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Military Tribunals Draw No Flak

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Salli Swartz, John Bellinger and Ivan Fong discussed civil liberties and security at a program primarily sponsored by the Section of International Law. Photo by Stephanie Lake/Canadian Press.

If there is significant opposition to the U.S. war on terror, it wasn’t apparent in a roomful of lawyers at one annual meeting program. Salli Swartz, outgoing chair of the ABA Section of International Law, mentioned xenophobia and a “mass intrusion on privacy” as she moderated “9/11—A Decade Later and a World Apart.” But panelists didn’t take the bait.

Civil liberties can’t be preserved “if there is chaos and deep-seated fear,” said Jamie Gorelick, a partner at Wilmer Cutler Pickering Hale and Dorr in Washington, D.C., who served in the Clinton administration as deputy attorney general and as general counsel of the U.S. Defense Department.

Ivan Fong, general counsel of the U.S. Department of Homeland Security, echoed that view. Security is needed to protect America’s values, ideals and way of life, he said. His personal view is that terrorism will eventually be defeated. But he warned that Americans still need to be prepared for another terrorist attack—and resilient in its aftermath.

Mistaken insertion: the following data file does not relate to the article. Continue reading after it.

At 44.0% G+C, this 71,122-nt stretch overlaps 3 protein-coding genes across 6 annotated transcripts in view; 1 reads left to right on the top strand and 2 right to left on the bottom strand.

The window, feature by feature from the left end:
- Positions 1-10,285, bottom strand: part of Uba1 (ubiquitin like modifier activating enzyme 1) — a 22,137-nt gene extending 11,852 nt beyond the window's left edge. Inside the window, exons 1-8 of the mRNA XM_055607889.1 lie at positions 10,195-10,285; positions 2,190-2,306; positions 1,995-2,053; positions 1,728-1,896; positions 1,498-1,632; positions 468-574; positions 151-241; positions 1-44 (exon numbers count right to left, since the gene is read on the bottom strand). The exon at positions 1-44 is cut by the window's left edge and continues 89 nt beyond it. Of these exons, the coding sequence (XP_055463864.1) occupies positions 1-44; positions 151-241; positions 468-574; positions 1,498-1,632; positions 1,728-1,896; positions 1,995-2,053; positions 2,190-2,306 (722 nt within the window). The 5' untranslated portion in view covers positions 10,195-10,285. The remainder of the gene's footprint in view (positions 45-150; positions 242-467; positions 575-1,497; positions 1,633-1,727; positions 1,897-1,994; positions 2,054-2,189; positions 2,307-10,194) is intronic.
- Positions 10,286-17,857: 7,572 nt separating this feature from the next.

The audience was no less supportive of U.S. policies in response to a question by John Bellinger III, the former top legal adviser for the U.S. State Department during the George W. Bush administration. His query: If the U.S. military captures a terrorist fighter on the battlefield in Afghanistan, should the detainee be tried in civilian courts in the United States?

Out of more than 150 people attending the program, just one raised a hand to indicate a yes answer. “There are two of us,” Swartz said as she also raised her hand.

Bellinger, a partner at Arnold & Porter in D.C., used the question to illustrate his point that traditional domestic laws don’t apply when the U.S. is battling terrorist outsiders. “We can’t send our military into Afghanistan armed with arrest warrants,” he said.

Bellinger said laws need to be revised to take account of new realities. The Geneva Conventions were enacted to govern conflicts between standing armies. A 10-year-old law authorized “necessary and appropriate force” to battle Sept. 11 attackers and their supporters, but it’s outdated and left too much to the courts to decide.

Swartz, a partner with Phillips Giraud Naud & Swartz in Paris, responded with a question that also appeared to be a suggestion. Should the ABA convene a national group of experts, she asked, to think about a new Geneva Convention? None of the panelists objected to the idea.

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